Social and technical “volatility”: commonly shared reference problem of interdisciplinary research on the energy system?


Christian Büscher and
Jens Schippl (ITAS@KIT)


Workshop, based upon an open call for papers, including invited attendees (in particular, from the Helmholtz-Allianz EnergyTrans).

Call for papers

In modern life full of contingency and uncertainty, the overall and overwhelming dependency on energy, especially electricity, offers a sharp contrast of impossibility and necessity. Without electricity, almost all communication will break down. Therefore, sustaining supply and distribution of electricity is mandatory. In the question on how to do this, contingency and uncertainty is re-introduced. The ongoing transformation of the existent complex of generation, transmission, distribution and consumption of energy – e.g. in the case of the German “Energiewende” – is the grand challenge right now. Specifically, the challenge consists in the paradox goal of increasing the overall efficiency in the relation of supply and demand, despite the intended re-entry of more “volatility” in the actual operations on both sides. The new envisioned paradigm stipulates close correlations between deterministic systems (like power plants, transmission lines, transformers etc.) and non-deterministic social (markets) and natural (climate, weather) systems. Volatility becomes a factor on the technical side because of the close coupling to natural processes, and on the social side because of the inclusion of more actors as operators with degrees of freedom in their actions. Both developments increase the overall complexity of the energy infrastructure and call for technical and social innovation.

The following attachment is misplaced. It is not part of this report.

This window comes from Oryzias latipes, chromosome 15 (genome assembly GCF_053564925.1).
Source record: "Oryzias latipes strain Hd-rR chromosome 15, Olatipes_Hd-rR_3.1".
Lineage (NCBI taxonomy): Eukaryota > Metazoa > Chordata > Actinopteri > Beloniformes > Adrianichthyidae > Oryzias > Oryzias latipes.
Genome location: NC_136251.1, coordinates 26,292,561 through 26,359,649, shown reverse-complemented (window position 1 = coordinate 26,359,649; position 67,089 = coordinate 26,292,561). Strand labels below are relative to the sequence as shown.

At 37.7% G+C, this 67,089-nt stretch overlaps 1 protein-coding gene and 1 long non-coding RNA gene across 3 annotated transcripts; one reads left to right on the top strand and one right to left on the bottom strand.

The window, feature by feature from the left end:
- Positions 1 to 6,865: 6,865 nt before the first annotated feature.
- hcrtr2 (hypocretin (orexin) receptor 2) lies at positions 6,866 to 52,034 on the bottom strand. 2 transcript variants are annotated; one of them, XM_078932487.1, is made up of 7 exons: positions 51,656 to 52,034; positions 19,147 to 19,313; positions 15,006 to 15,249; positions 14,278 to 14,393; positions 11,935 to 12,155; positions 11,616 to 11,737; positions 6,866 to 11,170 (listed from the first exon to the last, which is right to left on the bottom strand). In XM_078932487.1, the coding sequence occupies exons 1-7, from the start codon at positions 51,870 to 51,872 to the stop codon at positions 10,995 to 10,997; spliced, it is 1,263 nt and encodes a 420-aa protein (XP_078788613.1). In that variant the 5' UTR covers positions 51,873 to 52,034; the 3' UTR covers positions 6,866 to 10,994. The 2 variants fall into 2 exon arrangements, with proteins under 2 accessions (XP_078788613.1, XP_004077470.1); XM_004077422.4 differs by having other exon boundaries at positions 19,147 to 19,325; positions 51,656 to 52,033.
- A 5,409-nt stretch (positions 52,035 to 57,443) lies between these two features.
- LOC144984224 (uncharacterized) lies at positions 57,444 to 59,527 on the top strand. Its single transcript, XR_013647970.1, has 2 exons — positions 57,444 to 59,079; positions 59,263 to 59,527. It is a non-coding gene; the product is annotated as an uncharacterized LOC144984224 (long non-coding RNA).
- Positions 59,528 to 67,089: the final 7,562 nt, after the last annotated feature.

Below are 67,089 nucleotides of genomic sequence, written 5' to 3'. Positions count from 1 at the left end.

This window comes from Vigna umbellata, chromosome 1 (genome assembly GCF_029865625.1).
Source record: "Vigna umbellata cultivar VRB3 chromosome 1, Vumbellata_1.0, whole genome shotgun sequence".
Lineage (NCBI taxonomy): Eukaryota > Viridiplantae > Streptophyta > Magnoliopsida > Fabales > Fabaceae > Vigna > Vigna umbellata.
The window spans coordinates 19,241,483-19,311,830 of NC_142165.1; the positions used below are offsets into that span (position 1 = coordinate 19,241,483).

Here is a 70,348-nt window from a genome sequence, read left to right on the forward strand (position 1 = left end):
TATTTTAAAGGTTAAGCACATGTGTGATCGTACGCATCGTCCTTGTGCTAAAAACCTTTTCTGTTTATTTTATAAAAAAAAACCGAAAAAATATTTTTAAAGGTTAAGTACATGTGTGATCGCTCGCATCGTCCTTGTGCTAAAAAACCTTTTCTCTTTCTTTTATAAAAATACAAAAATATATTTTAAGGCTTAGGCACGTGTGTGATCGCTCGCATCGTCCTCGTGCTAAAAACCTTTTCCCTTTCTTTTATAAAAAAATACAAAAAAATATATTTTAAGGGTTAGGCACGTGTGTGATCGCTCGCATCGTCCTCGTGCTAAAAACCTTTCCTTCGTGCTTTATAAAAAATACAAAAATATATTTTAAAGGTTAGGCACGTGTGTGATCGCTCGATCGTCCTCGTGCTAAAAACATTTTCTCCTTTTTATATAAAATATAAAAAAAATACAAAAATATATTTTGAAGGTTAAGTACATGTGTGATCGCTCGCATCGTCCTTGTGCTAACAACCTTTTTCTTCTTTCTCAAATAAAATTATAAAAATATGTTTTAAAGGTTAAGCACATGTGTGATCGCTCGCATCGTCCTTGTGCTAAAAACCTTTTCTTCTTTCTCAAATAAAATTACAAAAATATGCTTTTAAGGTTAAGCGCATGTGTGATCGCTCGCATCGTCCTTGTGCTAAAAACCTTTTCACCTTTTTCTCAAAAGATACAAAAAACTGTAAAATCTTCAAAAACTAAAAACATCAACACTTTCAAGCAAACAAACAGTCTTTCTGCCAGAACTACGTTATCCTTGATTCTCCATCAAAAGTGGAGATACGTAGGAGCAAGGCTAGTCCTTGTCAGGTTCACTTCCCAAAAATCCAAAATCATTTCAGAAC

The workshop has three goals:

  • Discussing interdisciplinary descriptions of the (transforming) energy system, especially with reference to “Sociotechnical Systems”
  • Exposing and extracting a commonly shared reference problem
  • Assessing the consequences of energy system transformation and discussing resulting options for governance

We propose to lay focus on three distinct dimensions of analysis:

  1. Structure: limitations in possible couplings of social and technical elements – physical installation, information and communication technology, computer agents etc. – breaches and stress on the seams of the web
  2. Institution: generalized coordination of action – rules, norms, defaults etc. – governance misalignments
  3. Operation: enabling of action, decision-making, i.e., communication despite contingency, intransparency, uncertainty – mechanisms of “absorption of uncertainty”

Target groups

Those interested in technology assessment.